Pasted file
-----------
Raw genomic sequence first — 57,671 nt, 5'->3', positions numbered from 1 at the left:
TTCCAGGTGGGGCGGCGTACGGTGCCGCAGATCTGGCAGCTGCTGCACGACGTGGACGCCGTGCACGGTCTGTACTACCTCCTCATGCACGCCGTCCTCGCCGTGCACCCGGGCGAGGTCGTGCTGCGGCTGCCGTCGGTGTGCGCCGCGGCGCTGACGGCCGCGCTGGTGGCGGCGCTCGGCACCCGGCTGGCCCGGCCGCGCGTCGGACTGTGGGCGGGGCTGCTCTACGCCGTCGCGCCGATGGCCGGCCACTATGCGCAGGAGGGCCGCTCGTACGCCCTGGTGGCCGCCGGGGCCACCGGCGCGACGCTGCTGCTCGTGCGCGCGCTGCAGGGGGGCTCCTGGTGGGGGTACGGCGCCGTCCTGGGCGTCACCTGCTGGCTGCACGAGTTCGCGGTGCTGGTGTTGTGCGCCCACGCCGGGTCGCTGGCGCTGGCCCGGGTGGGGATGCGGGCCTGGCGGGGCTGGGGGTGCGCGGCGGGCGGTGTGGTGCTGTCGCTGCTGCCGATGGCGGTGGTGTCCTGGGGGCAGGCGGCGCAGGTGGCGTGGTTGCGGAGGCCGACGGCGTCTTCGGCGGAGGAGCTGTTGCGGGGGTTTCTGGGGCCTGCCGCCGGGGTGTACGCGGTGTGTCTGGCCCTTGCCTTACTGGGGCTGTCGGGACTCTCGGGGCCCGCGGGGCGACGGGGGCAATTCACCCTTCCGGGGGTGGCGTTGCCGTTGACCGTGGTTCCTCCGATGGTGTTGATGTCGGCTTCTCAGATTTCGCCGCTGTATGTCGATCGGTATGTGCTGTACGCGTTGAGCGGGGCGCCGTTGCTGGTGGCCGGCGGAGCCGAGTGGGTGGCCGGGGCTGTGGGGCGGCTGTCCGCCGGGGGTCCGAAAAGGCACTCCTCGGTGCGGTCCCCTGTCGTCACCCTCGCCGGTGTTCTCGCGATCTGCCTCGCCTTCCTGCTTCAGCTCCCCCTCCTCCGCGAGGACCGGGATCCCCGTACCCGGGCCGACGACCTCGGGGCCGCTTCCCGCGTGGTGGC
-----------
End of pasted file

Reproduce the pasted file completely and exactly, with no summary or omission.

Raw genomic sequence first — 57,671 nt, 5'->3', positions numbered from 1 at the left:
TTCCAGGTGGGGCGGCGTACGGTGCCGCAGATCTGGCAGCTGCTGCACGACGTGGACGCCGTGCACGGTCTGTACTACCTCCTCATGCACGCCGTCCTCGCCGTGCACCCGGGCGAGGTCGTGCTGCGGCTGCCGTCGGTGTGCGCCGCGGCGCTGACGGCCGCGCTGGTGGCGGCGCTCGGCACCCGGCTGGCCCGGCCGCGCGTCGGACTGTGGGCGGGGCTGCTCTACGCCGTCGCGCCGATGGCCGGCCACTATGCGCAGGAGGGCCGCTCGTACGCCCTGGTGGCCGCCGGGGCCACCGGCGCGACGCTGCTGCTCGTGCGCGCGCTGCAGGGGGGCTCCTGGTGGGGGTACGGCGCCGTCCTGGGCGTCACCTGCTGGCTGCACGAGTTCGCGGTGCTGGTGTTGTGCGCCCACGCCGGGTCGCTGGCGCTGGCCCGGGTGGGGATGCGGGCCTGGCGGGGCTGGGGGTGCGCGGCGGGCGGTGTGGTGCTGTCGCTGCTGCCGATGGCGGTGGTGTCCTGGGGGCAGGCGGCGCAGGTGGCGTGGTTGCGGAGGCCGACGGCGTCTTCGGCGGAGGAGCTGTTGCGGGGGTTTCTGGGGCCTGCCGCCGGGGTGTACGCGGTGTGTCTGGCCCTTGCCTTACTGGGGCTGTCGGGACTCTCGGGGCCCGCGGGGCGACGGGGGCAATTCACCCTTCCGGGGGTGGCGTTGCCGTTGACCGTGGTTCCTCCGATGGTGTTGATGTCGGCTTCTCAGATTTCGCCGCTGTATGTCGATCGGTATGTGCTGTACGCGTTGAGCGGGGCGCCGTTGCTGGTGGCCGGCGGAGCCGAGTGGGTGGCCGGGGCTGTGGGGCGGCTGTCCGCCGGGGGTCCGAAAAGGCACTCCTCGGTGCGGTCCCCTGTCGTCACCCTCGCCGGTGTTCTCGCGATCTGCCTCGCCTTCCTGCTTCAGCTCCCCCTCCTCCGCGAGGACCGGGATCCCCGTACCCGGGCCGACGACCTCGGGGCCGCTTCCCGCGTGGTGGC